Former chair, U of O prof calls for change to ‘systemic discrimination problem’
The University of Ottawa has failed to meet all four equity targets in nominating research chairs set by the Canada Research Chairs (CRC) Program, a federal program enacted to attract and retain academic talent, in which the U of O is a member.
Last month the chairperson of the CRC Program published an open letter on behalf of the program’s steering committee, which urged university presidents in the program to make a “concerted effort to address the under representation of the four designated groups (women, Aboriginal Peoples, persons with disabilities and visible minorities) in nominations for Canada Research Chair positions.”
The letter also notes the “very slow progress being made” with respect to greater representation of the four aforementioned groups in the program.
Data from January 2016, obtained in a freedom of information request, shows that the targets for women and visible minorities are 31 per cent and 15 per cent of chair holders at the U of O, respectively. The university scored under these targets with a 23 per cent and 7 per cent occupancy rate for women and visible minorities, respectively.
Similarly, the targets for Aboriginal and disabled people are 4 per cent and 1 per cent, respectively, while the report indicates that there are no chairs at the university from either of these groups as of January 2016.
U of O law professor and former Canada Research Chair holder Amir Attaran said that in the decade the equity targets have been in place, the U of O has not just failed to meet the four targets, but has actually reversed their progress.
“When Allan Rock arrived as president we were in compliance with the visible minority target,” said Attaran, who filed a grievance against the university after his chair position was not renewed last year.
“Since that time we have gone backwards. Under Mr. Rock this university has gone from compliance, partial compliance, to full on violation and systemic discrimination.”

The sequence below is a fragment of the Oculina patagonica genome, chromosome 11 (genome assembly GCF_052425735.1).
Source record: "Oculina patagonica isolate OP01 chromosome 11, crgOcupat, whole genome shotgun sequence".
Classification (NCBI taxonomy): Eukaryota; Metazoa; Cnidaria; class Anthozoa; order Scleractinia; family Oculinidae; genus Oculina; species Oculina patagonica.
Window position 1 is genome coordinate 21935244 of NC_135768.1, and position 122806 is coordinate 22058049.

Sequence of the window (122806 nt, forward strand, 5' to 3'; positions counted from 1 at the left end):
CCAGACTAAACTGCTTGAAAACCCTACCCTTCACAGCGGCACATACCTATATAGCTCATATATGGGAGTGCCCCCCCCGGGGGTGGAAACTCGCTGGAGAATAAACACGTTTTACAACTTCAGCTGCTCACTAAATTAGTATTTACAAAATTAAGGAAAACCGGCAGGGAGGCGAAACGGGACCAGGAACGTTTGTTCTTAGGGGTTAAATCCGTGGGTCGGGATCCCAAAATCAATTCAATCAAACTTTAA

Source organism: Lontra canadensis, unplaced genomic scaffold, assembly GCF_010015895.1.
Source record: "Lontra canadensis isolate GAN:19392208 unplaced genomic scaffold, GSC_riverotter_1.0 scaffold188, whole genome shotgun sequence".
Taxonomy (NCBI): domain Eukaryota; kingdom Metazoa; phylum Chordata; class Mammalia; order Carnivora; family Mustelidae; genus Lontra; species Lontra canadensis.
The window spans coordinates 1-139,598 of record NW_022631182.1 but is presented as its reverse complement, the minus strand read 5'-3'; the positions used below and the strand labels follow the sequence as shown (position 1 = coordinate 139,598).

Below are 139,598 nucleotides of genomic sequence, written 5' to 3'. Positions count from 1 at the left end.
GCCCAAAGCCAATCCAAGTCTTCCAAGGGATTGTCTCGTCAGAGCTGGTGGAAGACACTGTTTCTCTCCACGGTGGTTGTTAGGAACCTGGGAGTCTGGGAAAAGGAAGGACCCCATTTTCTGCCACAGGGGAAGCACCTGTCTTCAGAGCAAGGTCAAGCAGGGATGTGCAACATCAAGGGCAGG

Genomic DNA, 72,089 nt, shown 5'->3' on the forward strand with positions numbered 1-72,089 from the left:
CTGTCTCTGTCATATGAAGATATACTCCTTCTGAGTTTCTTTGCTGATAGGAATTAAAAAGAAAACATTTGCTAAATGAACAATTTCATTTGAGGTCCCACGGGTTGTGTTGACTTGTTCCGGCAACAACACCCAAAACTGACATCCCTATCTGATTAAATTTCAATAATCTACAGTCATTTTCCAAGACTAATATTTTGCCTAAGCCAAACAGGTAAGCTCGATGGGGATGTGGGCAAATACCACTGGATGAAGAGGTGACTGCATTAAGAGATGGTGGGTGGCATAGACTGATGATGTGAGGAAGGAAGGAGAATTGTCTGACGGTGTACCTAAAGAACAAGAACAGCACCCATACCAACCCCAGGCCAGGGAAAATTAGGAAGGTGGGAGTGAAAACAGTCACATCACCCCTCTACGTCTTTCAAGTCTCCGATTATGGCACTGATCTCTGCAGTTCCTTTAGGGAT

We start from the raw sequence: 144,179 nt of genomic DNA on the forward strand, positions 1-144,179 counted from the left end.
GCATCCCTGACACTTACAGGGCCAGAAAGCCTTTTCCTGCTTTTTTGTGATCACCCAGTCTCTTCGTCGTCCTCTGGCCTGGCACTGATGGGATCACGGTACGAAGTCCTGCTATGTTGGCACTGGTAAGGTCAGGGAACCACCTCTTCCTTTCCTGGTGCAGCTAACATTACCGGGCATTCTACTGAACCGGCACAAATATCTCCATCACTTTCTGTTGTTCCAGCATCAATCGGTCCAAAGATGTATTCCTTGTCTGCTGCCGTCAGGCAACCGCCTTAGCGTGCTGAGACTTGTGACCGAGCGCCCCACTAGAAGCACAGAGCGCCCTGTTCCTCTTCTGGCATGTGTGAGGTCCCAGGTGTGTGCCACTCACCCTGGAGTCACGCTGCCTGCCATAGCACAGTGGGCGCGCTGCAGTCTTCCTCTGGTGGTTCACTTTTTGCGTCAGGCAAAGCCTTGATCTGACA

Attaran alleges that part of the problem is “unwillingness” of Dr. Mona Nemer, vice-president of research at the U of O, to nominate people from the target groups for chair positions.
“I know several instances where Dr. Nemer turned down people’s nominations, not because of a lack of merit … there appears to be some hostility on Dr. Nemer’s part to the issue of equity.”
Nemer and Rock were not made available for an interview upon request by the Fulcrum, but Néomie Duval, media relations manager for the U of O, said in an email that “the university recently created a new position, director of gender equity and diversity, to address university gender equity concerns expressed by academics and the U of O community.”
In addition, Duval said the equity target tables are “a snapshot of the statistics at that very moment,” and that “the tables do not reflect vacancies or any researcher who may have completed their mandate before the report was published.”
She also noted that researchers must self-identify in their CRC application to be represented in the equity data, and that many professors and researchers choose to not self-identify for their own personal reasons.
According to Attaran, another issue is the lack of access to information about the university’s performance in meeting the equity targets. He said that the university provided him with statistics on occupancy for the target groups through a freedom of information request, but alleges that the federal government “censored it.”
“If the university doesn’t fix the situation it’s fully subject to litigation,” said Attaran, who has also had discussions with the federal government to “push them in the direction of disclosure.”
“It’s been apparent to me for some time that visible minorities and Aboriginal and disabled people are not getting chairs at the U of O, and that we have a systemic discrimination problem.”
You can find more information about the Canada Research Chairs program and their equity targets here.